By Scott Rosenberg
Only a year ago, Hollywood execs might have heard the word "Internet" and thought it was something their makeup artists used to hold hair in place. Now they're building vast lots on the World Wide Web to flog their films.
In the music biz, "multimedia" was always something fringe artists fussed with in their lofts. Now record companies are competing to stuff computer data onto audio CDs.
Today's entertainment industry is trying to hitch a ride to hipness on the back of new digital technologies. The press releases shout, We're part of the revolution! Look closely, though, and you sense a different dynamic. These companies aren't boldly exploring new art forms and methods of communication; they're desperately trying to shove the same old promotional material down new pipes.
Every major movie release is now accompanied by the unveiling of a new spot on the World Wide Web, the Internet's multimedia zone. The movie Web sites have already become standardized: Each one has a video trailer, clips, bios, production notes and an on-line "environment," game or contest loosely tied to the movie. (For "Casper," there's a haunted house to explore; for "Congo," there's a "Remote Jungle Cam Contest." ) There's usually a place to buy logo-laden merchandise, too.
Occasionally something a little more original turns up; Sony, for example, created a "Net Hunt" game for "Johnny Mnemonic." But most of these sites feel like TV commercials dragging press kits behind them, leading you 'round back to the company store.
I suppose it's better to have movie ads on the Web, where you don't have to see them unless you choose to, than on the sides of buses. But don't claim that it's revolutionary.
The real purpose of these Web sites is to help the movie studios control the public discourse about their products. On this informational channel, they're in charge. When the Web site for "Waterworld" opens, don't expect to find an open discussion of the film's financial woes there.
Sony spent a fortune promoting "Johnny Mnemonic" on-line, but didn't think highly enough of the movie itself to provide critics in techno-savvy San Francisco with the customary advance screening. The joke is that the Internet is not only a convenient marketing channel, but also a great amplifier of word-of-mouth reactions. Once "Johnny Mnemonic" opened, you could listen in anywhere the film was being discussed on-line and hear critiques more withering than those most newspapers printed.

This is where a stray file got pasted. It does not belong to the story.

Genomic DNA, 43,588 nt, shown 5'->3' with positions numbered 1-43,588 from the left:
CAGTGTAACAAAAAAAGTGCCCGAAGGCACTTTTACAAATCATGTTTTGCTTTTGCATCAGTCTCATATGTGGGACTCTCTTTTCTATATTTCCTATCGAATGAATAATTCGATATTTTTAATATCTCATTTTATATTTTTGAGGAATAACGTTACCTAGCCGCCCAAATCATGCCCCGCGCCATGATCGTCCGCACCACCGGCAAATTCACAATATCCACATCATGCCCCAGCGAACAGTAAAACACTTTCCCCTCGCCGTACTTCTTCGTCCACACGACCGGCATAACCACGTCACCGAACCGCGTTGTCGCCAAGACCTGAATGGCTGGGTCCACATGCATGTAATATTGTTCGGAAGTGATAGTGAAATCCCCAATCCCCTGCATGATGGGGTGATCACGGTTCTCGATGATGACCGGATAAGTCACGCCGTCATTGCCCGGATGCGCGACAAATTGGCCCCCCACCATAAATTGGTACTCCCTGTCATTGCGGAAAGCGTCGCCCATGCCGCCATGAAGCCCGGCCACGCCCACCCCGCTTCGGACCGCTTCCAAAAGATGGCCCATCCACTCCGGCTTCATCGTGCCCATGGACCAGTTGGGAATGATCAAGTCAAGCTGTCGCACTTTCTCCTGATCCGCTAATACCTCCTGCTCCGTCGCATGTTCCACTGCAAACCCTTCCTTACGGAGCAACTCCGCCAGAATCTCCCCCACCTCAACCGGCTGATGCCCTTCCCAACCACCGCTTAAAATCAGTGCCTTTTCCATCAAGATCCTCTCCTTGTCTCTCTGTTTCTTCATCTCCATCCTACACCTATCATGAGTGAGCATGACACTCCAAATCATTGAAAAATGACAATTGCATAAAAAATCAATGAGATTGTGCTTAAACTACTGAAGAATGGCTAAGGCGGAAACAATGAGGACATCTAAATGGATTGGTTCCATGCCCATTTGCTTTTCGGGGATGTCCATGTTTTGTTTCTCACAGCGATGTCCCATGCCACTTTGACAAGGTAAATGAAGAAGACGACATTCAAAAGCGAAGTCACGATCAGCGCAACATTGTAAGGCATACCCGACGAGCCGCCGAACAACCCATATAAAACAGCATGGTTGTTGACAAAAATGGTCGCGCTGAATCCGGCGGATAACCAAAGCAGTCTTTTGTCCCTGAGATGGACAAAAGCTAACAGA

In the music business, the latest technique in high-tech hucksterism goes by a variety of names, including "enhanced CD" and "CD-Plus." They're all variations on a simple scheme: Make the typical audio CD do double duty by filling it out with multimedia data. Put it in your stereo and it's a music CD; pop it in your computer and it's a CD-ROM.
Last week's Music and Multimedia Conference, at Masonic Auditorium on Nob Hill, saw a spate of announcements and premieres of forthcoming enhanced CDs, from new stars like the Cranberries to fading hitmakers like Greg Kihn. The CD-ROM portions of these products all provide similar material: video footage, background information, lyrics and maybe a music track unavailable in other formats.
Collectors and fans of individual artists and groups will be pleased. If, for instance, you really wanted to know about the Queensryche guys' golf games, you're in luck. But mostly, what's being added to CDs today is stuff the music companies took away when they moved from vinyl to CD: We used to call it liner notes.
Certainly some enhanced CDs -- like "Head Candy," with kaleidoscopic visuals set to a Brian Eno soundtrack, or the Residents' "Gingerbread Man" -- are genuine multimedia artworks that go substantially beyond footnoted music. But mostly the new format is simply a gambit for music labels to try to distinguish their products in an overcrowded marketplace. In some cases, it's also a ruse to raise CD prices even further beyond their current inflated level.
Ron Gompertz of Heyday Records -- the independent San Francisco label that got into enhanced CD last year with Chris von Sneidern's "Big White Lies" -- was one of the few Music and Multimedia speakers to admit this: "I think of it as like a picture disc from the '70s, or a Crackerjacks prize." Whether they turn out to be a novelty or a new norm, one thing enhanced CDs certainly can't claim to be is revolutionary.
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